Tuesday, April 17, 2007

Words and Music

This story won't be perfect- I'm far from my library at the moment:

Once upon a time, Mark Twain's wife grew disgusted with his cussing and decided to do something about it. After an especially voluble and eloquent outburst from Mr. Twain, Mrs. Twain repeated back every bad word. Twain looked up from his breakfast and paper and said, "My dear, those are the words, but you don't have the music."

The last two days have been spent at Hostage Negotiations and Survival training. The instructor has an impressive resume. An incredible resume, really- he has been teaching this for longer than I've been in the business, connected with some of the most impressive law enforcement agencies and organization in the nation for almost as long as I've been alive... but listening very closely as he told his story nowhere does he mention ever actually negotiating a hostage situation, never actually surviving as a hostage.

He's an incredible speaker, a raconteur (hope I spelled that right) entertaining as hell... but everything is just slightly off. For the first day, it wasn't that the information was bad, it was just that it was thin. Paraphased concepts from other sources I recognized, and some other things that are disputed by experts presented with great personal conviction. It was the words as he learned them, but it was missing the music of experience.

Today was bad. The Viginia Tech tragedy came at a timely moment, as he saw it, and he worked hard to connect the events (sketchy as the details are at this time) to his teaching. It didn't wash. The more he talked the more it became clear that he planned for a clean and theoretical world where the existance of one double murder would somehow automatically presage an active shooter scenario two hours later; that he just wasn't up to speed on current active-shooter procedure.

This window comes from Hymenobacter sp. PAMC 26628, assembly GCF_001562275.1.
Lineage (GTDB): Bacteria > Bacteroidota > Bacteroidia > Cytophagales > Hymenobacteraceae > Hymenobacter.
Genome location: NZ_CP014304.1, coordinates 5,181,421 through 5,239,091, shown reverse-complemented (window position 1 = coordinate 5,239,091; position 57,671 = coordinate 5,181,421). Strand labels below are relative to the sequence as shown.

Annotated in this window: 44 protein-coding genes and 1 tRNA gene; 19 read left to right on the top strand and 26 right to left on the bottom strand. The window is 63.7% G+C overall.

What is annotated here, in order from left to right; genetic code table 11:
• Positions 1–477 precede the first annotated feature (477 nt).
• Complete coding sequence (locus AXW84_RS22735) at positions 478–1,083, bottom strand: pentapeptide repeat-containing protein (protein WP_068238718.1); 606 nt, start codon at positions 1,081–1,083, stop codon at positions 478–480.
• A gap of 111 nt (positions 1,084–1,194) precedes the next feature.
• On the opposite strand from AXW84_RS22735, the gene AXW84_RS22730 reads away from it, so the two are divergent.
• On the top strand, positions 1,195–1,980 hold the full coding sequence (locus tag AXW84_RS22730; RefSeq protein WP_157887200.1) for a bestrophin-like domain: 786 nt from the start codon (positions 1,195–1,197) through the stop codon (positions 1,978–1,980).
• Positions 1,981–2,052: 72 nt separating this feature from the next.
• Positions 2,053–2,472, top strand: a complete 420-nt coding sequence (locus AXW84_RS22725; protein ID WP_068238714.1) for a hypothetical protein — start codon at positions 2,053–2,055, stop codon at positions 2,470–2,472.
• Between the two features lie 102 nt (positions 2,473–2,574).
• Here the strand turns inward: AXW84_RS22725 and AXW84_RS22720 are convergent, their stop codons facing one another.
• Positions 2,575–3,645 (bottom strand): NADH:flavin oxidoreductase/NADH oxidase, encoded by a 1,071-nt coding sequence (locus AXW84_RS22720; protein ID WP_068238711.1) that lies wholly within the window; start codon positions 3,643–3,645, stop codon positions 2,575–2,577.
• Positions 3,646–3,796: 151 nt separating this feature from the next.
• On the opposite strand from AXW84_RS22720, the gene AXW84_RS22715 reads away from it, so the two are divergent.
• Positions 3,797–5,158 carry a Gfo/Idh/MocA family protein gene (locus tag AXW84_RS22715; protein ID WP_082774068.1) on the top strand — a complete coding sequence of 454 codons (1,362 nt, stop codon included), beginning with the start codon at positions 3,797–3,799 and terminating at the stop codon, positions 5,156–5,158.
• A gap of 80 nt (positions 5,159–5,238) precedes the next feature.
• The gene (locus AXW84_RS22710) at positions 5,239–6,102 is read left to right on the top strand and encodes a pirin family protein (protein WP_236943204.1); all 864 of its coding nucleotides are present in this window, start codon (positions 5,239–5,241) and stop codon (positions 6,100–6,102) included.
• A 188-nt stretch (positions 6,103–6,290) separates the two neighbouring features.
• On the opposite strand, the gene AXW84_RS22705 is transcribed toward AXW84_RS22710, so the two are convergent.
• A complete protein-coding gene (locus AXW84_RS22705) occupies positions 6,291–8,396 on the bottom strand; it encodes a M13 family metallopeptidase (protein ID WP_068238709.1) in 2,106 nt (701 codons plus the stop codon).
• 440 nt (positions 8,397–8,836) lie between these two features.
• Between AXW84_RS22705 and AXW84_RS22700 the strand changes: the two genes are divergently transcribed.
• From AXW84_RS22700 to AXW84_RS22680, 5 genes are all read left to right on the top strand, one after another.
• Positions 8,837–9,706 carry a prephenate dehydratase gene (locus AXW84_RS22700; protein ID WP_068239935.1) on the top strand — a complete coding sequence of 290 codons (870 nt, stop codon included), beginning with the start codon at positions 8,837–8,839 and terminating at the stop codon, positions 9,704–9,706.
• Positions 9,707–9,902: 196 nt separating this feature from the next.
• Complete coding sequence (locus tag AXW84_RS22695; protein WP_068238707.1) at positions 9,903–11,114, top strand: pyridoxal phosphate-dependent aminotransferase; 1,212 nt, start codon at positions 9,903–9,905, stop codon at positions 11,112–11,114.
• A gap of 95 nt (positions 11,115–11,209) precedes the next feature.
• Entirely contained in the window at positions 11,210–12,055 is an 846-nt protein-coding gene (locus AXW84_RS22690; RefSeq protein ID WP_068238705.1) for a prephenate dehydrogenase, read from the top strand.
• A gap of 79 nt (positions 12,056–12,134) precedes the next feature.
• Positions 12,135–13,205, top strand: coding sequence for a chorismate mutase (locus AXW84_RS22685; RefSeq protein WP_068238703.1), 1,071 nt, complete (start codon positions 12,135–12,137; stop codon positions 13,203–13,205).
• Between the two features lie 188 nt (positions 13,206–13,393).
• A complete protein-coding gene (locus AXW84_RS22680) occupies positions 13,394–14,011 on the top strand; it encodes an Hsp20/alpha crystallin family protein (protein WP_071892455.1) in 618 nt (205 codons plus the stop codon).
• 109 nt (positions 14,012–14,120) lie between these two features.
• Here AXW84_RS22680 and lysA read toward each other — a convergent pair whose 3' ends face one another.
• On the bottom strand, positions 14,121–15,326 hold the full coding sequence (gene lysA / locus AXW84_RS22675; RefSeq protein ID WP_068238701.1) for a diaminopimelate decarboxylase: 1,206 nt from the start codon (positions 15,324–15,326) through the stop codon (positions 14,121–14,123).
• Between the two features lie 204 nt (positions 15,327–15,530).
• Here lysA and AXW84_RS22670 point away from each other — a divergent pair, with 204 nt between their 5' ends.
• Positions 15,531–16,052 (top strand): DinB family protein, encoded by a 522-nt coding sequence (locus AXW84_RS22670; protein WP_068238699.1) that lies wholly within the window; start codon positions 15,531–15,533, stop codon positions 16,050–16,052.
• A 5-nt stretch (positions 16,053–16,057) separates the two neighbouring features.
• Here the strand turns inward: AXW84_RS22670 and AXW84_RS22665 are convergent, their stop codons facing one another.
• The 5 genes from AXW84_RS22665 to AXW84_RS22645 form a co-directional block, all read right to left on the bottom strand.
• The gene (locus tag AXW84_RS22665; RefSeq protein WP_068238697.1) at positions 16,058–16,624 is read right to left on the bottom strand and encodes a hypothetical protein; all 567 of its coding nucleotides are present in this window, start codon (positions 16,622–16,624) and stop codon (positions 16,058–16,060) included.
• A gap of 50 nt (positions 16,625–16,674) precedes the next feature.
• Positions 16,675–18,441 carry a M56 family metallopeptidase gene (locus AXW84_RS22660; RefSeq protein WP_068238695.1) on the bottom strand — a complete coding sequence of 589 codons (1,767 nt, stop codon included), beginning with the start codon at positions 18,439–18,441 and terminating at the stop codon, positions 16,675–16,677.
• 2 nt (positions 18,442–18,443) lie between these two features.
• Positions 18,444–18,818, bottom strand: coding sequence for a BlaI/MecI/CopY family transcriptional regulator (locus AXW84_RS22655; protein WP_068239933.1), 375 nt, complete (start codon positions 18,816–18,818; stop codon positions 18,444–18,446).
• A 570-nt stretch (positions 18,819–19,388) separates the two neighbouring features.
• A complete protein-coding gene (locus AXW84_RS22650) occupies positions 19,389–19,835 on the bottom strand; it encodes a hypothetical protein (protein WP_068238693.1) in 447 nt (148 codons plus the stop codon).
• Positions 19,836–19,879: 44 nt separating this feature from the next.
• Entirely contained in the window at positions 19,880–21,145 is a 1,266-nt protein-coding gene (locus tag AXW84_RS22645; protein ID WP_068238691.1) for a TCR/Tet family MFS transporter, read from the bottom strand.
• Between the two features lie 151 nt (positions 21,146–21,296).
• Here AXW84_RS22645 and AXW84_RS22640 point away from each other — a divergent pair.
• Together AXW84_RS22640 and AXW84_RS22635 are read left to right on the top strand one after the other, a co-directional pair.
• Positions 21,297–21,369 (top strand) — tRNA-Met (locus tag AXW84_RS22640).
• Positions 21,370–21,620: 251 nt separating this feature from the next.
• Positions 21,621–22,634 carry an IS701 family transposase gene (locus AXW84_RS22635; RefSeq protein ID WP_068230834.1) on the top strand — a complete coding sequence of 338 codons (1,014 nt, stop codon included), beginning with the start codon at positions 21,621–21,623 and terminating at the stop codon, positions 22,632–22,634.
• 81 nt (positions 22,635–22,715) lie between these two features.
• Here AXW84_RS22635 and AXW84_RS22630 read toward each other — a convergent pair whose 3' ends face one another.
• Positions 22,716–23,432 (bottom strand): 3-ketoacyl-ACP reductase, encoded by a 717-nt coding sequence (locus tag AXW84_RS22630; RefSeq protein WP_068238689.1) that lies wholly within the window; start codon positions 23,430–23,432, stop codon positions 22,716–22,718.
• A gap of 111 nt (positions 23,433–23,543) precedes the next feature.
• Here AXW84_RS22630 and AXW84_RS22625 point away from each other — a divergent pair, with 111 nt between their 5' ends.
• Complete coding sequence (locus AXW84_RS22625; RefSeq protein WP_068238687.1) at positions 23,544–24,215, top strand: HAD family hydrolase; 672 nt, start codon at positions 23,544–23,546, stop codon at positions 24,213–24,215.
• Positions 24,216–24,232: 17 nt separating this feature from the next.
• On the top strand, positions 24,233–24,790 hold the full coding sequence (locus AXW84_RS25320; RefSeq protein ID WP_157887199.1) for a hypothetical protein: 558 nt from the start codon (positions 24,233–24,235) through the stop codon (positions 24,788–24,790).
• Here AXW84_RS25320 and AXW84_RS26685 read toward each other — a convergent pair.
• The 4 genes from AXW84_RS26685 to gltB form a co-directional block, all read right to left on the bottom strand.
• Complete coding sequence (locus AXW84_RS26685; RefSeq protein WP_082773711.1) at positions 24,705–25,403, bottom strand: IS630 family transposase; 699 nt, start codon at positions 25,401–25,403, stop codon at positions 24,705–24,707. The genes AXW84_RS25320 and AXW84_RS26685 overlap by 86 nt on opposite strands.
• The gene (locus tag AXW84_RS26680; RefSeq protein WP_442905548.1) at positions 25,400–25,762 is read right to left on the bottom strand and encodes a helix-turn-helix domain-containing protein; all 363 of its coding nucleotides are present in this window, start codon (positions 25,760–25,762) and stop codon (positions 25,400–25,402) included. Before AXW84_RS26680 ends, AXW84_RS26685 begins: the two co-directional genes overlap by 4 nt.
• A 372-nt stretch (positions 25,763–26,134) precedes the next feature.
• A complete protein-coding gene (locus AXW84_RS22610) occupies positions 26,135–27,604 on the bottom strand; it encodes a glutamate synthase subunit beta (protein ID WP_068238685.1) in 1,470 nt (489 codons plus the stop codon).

He presented information on debriefing hostages that at first made no sense to me. There are basically three types of debriefings: tactical debriefs, where you get the information you need for further negotiations or tactical assault/rescue; after-action debriefings, where the stakeholders figure out what went well and where to improve; and critical incident stress debriefing, where you do what you can to mitigate the psychological impact of the events. All three of these have distinctly different goals and protocols and they require different training. He had jumbled them all together as if they were the same thing.

He then moved on to his own special and copyrighted classification of hostage takers. It was bad. Not just a little wrong or a bit off, but actively dangerous to implement. A sociopath is not the same as an antisocial personality disorder. And Hannibal Lector was not a great example of how either of those really operates in the world. Grrrrr.

There were experienced officers in the class and some seemed to be eating it up. I worry for them, and for the people that they will train. Other officers who had a lot of experience in booking or psych were also perturbed. Today we were told with authority that you can't talk people down in crisis. Not every time- but I've done it scores if not hundreds of times.

I turned to Bob, "Are we special? Are we doing the impossible every day and we don't know it? Or is he just flat fuckin' wrong?"

He shook his head, "I know what you mean. I don't think we're special but the others look like they buy it."

I don't have a good answer for this one. This guy is one of the most acknowledged experts in the country. I don't believe a thing he says.

At the same time, Matt and Bob and I aren't special. We've dealt with a lot of crazy and violent people, a lot of emotionally disturbed people in crisis- what would be called Crisis Negotiations- but we've never negotiated a hostage situation. Direct supervision jail + booking + tactical team + years as the point sergeant for the mental health inmates... that's not special, or at least it shouldn't be.

No good answer for this one.


Anonymous said...

A hand sized remote spider scuttles across the edges of the bank floor, weaving in and around desks and trash baskets. From the back of a van marked MSCO CERT, an operator works the joystick; the spider creeps in for a closeup of a man pacing back and forth in the bank lobby, waving an
SKS and ranting about cultural inequalities. The operator gets the spider within 10 feet and then presses a button - twin metal probes spool out from a small cartridge and the bad guy goes down, screaming in pain with muscles locked in rigor. A SWAT team moves in. Game over. Negotiations through force.

Anonymous said...

That's cool you see through things like that.